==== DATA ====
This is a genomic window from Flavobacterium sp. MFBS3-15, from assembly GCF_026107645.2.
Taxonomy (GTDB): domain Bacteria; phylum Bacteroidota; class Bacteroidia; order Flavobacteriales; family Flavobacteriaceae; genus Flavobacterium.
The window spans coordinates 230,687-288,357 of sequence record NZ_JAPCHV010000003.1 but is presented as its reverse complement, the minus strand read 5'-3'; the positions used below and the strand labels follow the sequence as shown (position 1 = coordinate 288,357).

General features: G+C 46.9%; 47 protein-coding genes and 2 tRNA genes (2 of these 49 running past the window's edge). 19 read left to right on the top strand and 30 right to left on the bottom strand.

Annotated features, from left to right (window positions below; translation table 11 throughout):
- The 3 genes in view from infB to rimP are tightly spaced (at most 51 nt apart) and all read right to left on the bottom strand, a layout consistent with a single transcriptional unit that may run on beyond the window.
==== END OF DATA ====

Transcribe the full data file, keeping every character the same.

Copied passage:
This is a genomic window from Flavobacterium sp. MFBS3-15, from assembly GCF_026107645.2.
Taxonomy (GTDB): domain Bacteria; phylum Bacteroidota; class Bacteroidia; order Flavobacteriales; family Flavobacteriaceae; genus Flavobacterium.
The window spans coordinates 230,687-288,357 of sequence record NZ_JAPCHV010000003.1 but is presented as its reverse complement, the minus strand read 5'-3'; the positions used below and the strand labels follow the sequence as shown (position 1 = coordinate 288,357).

General features: G+C 46.9%; 47 protein-coding genes and 2 tRNA genes (2 of these 49 running past the window's edge). 19 read left to right on the top strand and 30 right to left on the bottom strand.

Annotated features, from left to right (window positions below; translation table 11 throughout):
- The 3 genes in view from infB to rimP are tightly spaced (at most 51 nt apart) and all read right to left on the bottom strand, a layout consistent with a single transcriptional unit that may run on beyond the window.